Together the mother-son team refurbished an Amish wood trunk, hand painting it in the Pennsylvania Dutch style. The lettering “Anno 1894” is featured prominently and has particular significance. It is the year Woolman’s grandfather was born. “I named Teddy after my grandfather, Theodore,” she shared. 

Teddy is himself accomplished at linocut printmaking. “We often check in on one another, exchanging critique and artwork,” she said. A linocut made by Teddy of his wife, Mayu, hangs in the main dining room. The two have also created the home’s antique-inspired stained glass front door. “Come on, Teddy, we can do this!” Gaby recounted of how the project came about. “I am all about recreating art, because I can’t afford all the fine art I want to fill my home,” she laughed. 

The family moved to Omaha over 30 years ago and settled in Hanscom Park. “We love older homes, the history, the woodwork. It reminds me of the apartments in old Berlin,” Woolman shared. Dan walked to work at the VA and Teddy walked to Our Lady of Lourdes Catholic school. Woolman worked from home as a medical transcriptionist during the days when doctors sent cassette tapes via courier to the house. “If you sit at the computer all day long, you need an outlet, and art has always been my great love,” Woolman said. “I’d start searching the internet and find all sorts of ideas.” During lunch breaks, she scoured online resources for art project inspiration.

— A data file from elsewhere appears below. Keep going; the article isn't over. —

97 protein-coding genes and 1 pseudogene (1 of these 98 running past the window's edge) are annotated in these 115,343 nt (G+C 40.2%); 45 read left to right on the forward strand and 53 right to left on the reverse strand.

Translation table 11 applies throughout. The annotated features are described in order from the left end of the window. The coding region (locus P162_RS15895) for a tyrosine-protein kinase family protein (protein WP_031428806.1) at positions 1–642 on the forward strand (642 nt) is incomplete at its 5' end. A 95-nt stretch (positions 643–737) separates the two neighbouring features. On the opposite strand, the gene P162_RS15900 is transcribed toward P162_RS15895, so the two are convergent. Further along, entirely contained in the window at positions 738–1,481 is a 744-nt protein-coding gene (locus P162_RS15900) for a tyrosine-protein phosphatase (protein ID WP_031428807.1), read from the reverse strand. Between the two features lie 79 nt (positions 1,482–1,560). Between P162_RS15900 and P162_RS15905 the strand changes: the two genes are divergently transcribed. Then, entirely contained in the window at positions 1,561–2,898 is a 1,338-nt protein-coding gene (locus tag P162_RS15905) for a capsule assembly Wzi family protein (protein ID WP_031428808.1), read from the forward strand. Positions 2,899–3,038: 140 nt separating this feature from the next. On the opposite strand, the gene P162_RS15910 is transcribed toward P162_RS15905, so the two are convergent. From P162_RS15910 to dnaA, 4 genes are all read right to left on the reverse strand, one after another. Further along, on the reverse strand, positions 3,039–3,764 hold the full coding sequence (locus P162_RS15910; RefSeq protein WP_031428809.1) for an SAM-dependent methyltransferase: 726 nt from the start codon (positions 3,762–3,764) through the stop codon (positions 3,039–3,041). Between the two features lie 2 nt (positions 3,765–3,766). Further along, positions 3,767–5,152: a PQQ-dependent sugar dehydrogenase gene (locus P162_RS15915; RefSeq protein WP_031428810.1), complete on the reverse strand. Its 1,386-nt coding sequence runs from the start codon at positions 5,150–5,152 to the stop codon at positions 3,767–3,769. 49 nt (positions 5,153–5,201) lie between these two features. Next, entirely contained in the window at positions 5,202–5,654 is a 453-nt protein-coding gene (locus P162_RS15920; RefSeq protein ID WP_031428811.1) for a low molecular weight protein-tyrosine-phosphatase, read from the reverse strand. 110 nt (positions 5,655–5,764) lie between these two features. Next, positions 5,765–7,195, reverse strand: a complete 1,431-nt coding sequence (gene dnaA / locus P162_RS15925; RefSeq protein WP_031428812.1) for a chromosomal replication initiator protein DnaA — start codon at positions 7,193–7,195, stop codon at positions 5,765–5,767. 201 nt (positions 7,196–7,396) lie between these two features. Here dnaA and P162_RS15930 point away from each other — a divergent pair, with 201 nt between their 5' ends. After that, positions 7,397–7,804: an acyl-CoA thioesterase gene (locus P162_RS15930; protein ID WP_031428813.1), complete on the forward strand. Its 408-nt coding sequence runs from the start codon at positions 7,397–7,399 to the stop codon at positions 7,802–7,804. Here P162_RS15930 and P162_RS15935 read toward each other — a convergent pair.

A hand-painted antique pie cabinet she and Teddy created with Pennsylvania Dutch style stencils is one of the homeowner’s most cherished objects and  houses a display of Mexican pottery. “It doesn't really match, but I love how it somehow comes together,” she said. Even her daughter-in-law, Mayu, has contributed to the artwork in Gaby’s home by crocheting an eye-catching multi-colored curtain for the kitchen. 

Fond memories, family history, and meaningful relationships serve as Woolman’s inspiration. “The entryway is all Asian decor. My father was stationed in Yokohama in the 1950s. My mother loved the Japanese people and culture. I started to collect things over the years. I refurbished an entryway table with Asian-inspired furniture transfers,” she said. Oriental rugs are an obsession. Woolman purchased several on Ebay over 20 years ago, “when they were practically giving them away. Now, they are en vogue, and the prices are so high,” she lamented.

Woolman is deliberate with her creative process and works on one project at a time. She explores new techniques such as the art of Japanese Sashiko, a traditional form of Japanese embroidery that translates as “little stabs,” which she uses to sew her colorful wall hangings. She’ll knot macrame or crochet window coverings or decoupage a terracotta planter with a cheetah and cabbage rose pattern. Small metal knobs are added to planters to give them an extra element of flair. “My art is rarely perfect on the first try, but it’s the imperfections that make art so appealing to me,” she said. “Creating my own art makes me feel very good.” 

This article originally appeared in the January/February 2024 issue of Omaha Home magazine. To receive the magazine, click here to subscribe.